How to Write a Privacy Policy for Your Website: Examples, Resources and Ideas You Can Use

This post is part of our series: Find Out Fast If Your Business is GDPR Ready. Our goal is to help businesses make sense of privacy and data. AE is your Babel Fish for Legalese 🐠

What is a Privacy Policy

Simply put, a Privacy Policy is a document that tells your customer what data you’re going to collect from them, how you’ll use it and who you’ll share it with.

Why You Need a Privacy Policy

If you have a business website, you should have a Privacy Policy. It’s important that your business models best practice, plus it’s likely that you’ll need one to meet your online legal requirements.

Take heart.💌 It doesn’t have to include swaths of pages of legalese. In fact, the more straightforward and simple you can make your Privacy Policy, the more your customers will trust you.

Great Examples of Privacy Policies

Writing a Privacy Policy can be awfully dry. We’ve collected a few examples of companies who have added personality to their boring documents, and managed to make them more interesting — even friendly. Almost as though you’re talking to their best customer service reps.  

Xero has a great privacy policy.

We’re huge fans of Xero and their Privacy Policy is clear and to-the-point. Marvel in its readability!

Typeform has a great privacy policy.

Typeform have, of course, used a form to display their Privacy Policy as well as their terms and conditions. Do check out their plain English version. It rocks.

MailChimp has a great privacy policy.

MailChimp has done a pretty good job as well on their Privacy Policy. They deal with a lot of customer data and have clearly marked out how they use it.

HelpDocs has a great privacy policy.

We love the fellas at HelpDocs.io and we use their service. They also break down the complex world of privacy well.

We think AE's Privacy Promise is a pretty great example of a privacy policy too.

We’re pretty proud of the work we’ve done on our own Privacy Promise.

Some Helpful Resources For Writing a Privacy Policy

The DMA (Data and Marketing Association), based in New York describes the outline your Privacy Policy should follow in their post How To Construct Your Privacy Policy.

Here’s what they recommend including:

  1. Contact Information
  2. The personal data you collect and use
  3. Whether you use cookies
  4. What kind of information will be shared with 3rd parties
  5. Marketing Preferences
  6. Review and Changes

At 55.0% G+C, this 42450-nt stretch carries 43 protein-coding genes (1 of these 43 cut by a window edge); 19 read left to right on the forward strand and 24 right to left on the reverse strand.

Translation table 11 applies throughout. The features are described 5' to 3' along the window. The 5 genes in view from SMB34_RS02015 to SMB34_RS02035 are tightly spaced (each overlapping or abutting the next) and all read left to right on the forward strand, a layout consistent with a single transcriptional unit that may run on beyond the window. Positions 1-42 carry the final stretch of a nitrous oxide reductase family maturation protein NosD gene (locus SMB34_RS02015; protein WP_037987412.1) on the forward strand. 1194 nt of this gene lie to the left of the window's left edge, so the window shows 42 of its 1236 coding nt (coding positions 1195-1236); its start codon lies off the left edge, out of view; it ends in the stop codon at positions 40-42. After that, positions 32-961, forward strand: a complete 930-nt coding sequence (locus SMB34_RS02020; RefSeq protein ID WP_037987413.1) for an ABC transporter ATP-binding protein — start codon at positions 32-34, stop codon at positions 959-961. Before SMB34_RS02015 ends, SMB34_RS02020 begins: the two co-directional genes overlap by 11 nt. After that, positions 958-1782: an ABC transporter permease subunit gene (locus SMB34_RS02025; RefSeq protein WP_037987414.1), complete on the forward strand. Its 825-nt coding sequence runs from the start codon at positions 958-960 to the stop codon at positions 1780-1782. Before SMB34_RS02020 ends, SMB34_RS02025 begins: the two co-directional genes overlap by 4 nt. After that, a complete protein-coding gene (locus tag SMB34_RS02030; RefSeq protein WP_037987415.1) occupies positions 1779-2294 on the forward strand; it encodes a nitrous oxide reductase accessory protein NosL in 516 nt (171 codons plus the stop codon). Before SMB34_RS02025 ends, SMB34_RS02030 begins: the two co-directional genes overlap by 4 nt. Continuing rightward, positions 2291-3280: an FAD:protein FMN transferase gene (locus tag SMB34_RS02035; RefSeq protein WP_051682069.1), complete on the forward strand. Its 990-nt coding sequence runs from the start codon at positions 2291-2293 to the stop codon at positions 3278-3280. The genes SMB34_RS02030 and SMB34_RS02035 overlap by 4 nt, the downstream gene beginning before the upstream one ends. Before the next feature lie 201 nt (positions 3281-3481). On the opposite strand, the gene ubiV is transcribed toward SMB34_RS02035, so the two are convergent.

7. Notifications
  8. Security
  9. Enforcement
  10. Changes
  11. Effective Date

There are even several privacy policy generators available online. These can be helpful to get you started, but always get actual legal advice so you know you are covered.

Here are a few privacy policy generators you can check out if you’re interested:

How to Explain AE’s Service in Your Privacy Policy

To help you construct your own policy when you’re using AE Connect, it’s important to know several things:

What Data Does AE Collect?

The short answer is, it’s different depending on the service your customer registers with. We’ve broken down the information AE collects by service to help you fill in your Privacy Policy more easily.

Does AE Use Cookies?

The short answer is yes. Check out our Web Beacons and Cookie Guide.

AE’s Privacy Promise

We deal in customer data everyday. We know the companies who work with us trust us to keep their data secure and private. This is a huge deal to us and we don’t take the job lightly.

We have a Privacy Promise that outlines how we collect data and what we do with it. It’ll probably give you some ideas for your own.

Best of luck writing your own Privacy Policy. Of course, we always recommend you have the Privacy Policy you come up with reviewed by a smart and trustworthy lawyer.

Annabel Youens

About Annabel Youens

I'm a co-founder and CMO at AE. I believe that truly successful internet businesses have to connect people. {wave} When I'm not online I'm exploring beautiful Vancouver Island. Things I love: everything scifi, literary fiction, coffee, Google Music, my workhorse sewing machine and board games.